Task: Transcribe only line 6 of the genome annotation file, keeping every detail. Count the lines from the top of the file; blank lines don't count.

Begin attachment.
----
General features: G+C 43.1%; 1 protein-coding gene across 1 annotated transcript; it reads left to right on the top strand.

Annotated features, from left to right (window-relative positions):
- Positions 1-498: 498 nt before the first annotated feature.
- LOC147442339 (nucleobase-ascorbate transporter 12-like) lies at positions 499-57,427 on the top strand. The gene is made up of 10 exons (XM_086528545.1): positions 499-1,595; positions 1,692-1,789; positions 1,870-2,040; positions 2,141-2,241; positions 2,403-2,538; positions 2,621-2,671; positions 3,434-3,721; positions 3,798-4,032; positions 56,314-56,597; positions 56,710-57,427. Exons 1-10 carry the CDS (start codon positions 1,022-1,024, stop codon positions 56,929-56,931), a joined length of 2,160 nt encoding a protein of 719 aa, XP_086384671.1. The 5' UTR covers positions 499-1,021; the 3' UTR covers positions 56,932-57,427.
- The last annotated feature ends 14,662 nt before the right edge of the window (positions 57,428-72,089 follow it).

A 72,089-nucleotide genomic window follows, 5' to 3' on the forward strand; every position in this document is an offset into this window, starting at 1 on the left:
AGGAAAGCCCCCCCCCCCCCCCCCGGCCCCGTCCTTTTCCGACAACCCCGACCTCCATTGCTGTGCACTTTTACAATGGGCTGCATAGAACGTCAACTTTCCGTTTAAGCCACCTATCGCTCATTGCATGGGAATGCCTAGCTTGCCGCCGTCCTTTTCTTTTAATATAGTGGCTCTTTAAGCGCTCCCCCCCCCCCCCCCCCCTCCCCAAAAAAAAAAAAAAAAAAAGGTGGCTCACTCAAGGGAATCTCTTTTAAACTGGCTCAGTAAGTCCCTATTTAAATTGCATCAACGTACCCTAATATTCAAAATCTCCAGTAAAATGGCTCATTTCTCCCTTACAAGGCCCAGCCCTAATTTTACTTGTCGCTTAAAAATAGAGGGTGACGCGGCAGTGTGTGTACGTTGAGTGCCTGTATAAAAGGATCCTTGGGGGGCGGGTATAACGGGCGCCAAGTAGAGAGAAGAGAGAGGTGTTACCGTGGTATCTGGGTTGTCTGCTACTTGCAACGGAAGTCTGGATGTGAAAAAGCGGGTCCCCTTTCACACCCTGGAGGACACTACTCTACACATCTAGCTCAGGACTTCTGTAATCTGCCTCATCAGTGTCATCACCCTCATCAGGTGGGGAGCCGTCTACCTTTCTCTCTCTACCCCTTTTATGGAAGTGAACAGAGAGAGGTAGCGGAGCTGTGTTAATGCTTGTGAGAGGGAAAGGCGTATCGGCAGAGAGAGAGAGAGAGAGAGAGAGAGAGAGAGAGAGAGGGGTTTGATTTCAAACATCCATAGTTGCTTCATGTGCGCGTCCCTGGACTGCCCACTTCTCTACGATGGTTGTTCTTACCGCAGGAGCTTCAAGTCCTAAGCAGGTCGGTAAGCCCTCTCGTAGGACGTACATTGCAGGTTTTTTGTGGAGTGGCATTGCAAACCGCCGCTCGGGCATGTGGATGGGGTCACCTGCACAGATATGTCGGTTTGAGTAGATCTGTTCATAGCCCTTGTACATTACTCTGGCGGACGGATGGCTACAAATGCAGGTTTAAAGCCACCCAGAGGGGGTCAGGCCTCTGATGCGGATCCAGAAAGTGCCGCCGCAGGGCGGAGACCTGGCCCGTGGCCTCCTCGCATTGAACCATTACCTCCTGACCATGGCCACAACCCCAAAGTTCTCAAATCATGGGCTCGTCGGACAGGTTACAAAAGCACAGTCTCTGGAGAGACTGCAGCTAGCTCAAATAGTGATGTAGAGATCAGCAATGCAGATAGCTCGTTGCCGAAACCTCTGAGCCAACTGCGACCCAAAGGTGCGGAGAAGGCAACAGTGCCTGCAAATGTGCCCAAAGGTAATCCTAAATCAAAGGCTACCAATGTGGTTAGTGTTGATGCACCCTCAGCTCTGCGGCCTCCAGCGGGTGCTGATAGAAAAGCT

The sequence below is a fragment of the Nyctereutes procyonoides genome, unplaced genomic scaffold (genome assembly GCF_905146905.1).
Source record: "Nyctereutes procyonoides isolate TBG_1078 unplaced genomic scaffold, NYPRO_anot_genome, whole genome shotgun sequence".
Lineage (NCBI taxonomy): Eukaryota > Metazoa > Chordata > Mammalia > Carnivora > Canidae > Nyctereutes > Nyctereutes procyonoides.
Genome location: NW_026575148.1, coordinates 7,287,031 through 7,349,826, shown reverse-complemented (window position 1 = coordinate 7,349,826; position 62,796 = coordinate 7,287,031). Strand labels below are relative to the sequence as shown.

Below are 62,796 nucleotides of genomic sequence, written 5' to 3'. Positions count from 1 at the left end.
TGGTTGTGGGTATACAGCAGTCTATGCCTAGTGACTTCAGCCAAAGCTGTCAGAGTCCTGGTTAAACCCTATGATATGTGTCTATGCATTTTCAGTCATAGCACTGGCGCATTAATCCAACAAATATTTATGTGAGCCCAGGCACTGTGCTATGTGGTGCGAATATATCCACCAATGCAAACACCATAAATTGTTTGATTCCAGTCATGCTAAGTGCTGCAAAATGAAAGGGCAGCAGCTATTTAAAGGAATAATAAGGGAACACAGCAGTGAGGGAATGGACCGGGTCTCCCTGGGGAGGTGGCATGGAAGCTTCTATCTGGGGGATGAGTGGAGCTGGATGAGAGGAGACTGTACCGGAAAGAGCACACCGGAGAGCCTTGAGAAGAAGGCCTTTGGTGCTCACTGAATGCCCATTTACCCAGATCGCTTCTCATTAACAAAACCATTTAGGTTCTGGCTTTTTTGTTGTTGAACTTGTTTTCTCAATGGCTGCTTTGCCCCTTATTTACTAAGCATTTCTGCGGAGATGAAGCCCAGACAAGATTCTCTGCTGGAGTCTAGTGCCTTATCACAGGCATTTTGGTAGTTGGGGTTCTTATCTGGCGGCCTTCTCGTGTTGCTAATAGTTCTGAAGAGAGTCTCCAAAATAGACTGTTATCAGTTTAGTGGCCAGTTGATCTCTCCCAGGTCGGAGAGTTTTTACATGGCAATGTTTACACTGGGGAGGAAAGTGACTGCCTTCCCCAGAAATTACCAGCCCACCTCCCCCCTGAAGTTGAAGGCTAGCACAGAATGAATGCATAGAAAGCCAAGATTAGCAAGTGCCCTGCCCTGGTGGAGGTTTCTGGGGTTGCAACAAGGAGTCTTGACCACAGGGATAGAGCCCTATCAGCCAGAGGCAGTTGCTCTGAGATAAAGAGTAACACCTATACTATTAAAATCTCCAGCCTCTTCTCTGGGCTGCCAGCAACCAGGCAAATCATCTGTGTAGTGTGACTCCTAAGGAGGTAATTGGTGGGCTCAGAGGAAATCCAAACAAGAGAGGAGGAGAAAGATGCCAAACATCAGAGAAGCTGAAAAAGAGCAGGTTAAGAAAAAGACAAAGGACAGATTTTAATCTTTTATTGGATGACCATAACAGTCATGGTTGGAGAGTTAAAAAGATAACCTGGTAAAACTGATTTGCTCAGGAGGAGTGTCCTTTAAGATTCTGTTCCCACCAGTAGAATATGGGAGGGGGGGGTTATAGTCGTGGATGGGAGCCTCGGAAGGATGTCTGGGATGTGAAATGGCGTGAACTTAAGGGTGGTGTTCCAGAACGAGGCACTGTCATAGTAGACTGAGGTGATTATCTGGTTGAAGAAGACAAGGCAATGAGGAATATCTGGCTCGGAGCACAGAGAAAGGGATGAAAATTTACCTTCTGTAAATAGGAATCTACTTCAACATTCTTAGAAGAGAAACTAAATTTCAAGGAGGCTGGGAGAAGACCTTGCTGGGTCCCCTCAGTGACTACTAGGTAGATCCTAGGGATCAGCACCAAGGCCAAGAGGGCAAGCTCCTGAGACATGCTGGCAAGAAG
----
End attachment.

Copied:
A 72,089-nucleotide genomic window follows, 5' to 3' on the forward strand; every position in this document is an offset into this window, starting at 1 on the left: